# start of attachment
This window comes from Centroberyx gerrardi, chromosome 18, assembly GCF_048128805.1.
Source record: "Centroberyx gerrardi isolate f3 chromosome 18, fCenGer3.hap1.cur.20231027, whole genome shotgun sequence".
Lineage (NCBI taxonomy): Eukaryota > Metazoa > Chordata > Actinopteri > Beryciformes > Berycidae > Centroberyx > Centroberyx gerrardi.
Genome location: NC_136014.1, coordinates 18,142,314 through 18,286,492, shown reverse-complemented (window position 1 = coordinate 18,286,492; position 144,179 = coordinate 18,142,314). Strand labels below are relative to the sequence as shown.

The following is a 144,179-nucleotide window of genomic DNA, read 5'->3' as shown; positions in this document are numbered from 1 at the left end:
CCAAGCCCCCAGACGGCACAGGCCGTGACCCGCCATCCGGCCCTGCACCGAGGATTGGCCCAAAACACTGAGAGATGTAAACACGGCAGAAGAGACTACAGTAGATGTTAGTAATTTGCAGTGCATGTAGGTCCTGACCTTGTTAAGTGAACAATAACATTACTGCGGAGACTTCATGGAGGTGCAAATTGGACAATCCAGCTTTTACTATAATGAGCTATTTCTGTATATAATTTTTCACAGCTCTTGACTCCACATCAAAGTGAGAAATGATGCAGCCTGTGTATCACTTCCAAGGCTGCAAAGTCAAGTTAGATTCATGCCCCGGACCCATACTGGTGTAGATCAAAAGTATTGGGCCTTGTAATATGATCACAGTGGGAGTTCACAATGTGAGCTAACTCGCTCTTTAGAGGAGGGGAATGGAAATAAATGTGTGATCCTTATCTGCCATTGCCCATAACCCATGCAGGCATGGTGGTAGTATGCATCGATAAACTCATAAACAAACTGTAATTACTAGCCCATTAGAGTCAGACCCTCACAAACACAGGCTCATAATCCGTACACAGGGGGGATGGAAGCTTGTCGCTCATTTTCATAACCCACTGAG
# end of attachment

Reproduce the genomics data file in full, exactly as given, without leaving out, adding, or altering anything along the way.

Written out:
This window comes from Centroberyx gerrardi, chromosome 18, assembly GCF_048128805.1.
Source record: "Centroberyx gerrardi isolate f3 chromosome 18, fCenGer3.hap1.cur.20231027, whole genome shotgun sequence".
Lineage (NCBI taxonomy): Eukaryota > Metazoa > Chordata > Actinopteri > Beryciformes > Berycidae > Centroberyx > Centroberyx gerrardi.
Genome location: NC_136014.1, coordinates 18,142,314 through 18,286,492, shown reverse-complemented (window position 1 = coordinate 18,286,492; position 144,179 = coordinate 18,142,314). Strand labels below are relative to the sequence as shown.

The following is a 144,179-nucleotide window of genomic DNA, read 5'->3' as shown; positions in this document are numbered from 1 at the left end:
CCAAGCCCCCAGACGGCACAGGCCGTGACCCGCCATCCGGCCCTGCACCGAGGATTGGCCCAAAACACTGAGAGATGTAAACACGGCAGAAGAGACTACAGTAGATGTTAGTAATTTGCAGTGCATGTAGGTCCTGACCTTGTTAAGTGAACAATAACATTACTGCGGAGACTTCATGGAGGTGCAAATTGGACAATCCAGCTTTTACTATAATGAGCTATTTCTGTATATAATTTTTCACAGCTCTTGACTCCACATCAAAGTGAGAAATGATGCAGCCTGTGTATCACTTCCAAGGCTGCAAAGTCAAGTTAGATTCATGCCCCGGACCCATACTGGTGTAGATCAAAAGTATTGGGCCTTGTAATATGATCACAGTGGGAGTTCACAATGTGAGCTAACTCGCTCTTTAGAGGAGGGGAATGGAAATAAATGTGTGATCCTTATCTGCCATTGCCCATAACCCATGCAGGCATGGTGGTAGTATGCATCGATAAACTCATAAACAAACTGTAATTACTAGCCCATTAGAGTCAGACCCTCACAAACACAGGCTCATAATCCGTACACAGGGGGGATGGAAGCTTGTCGCTCATTTTCATAACCCACTGAG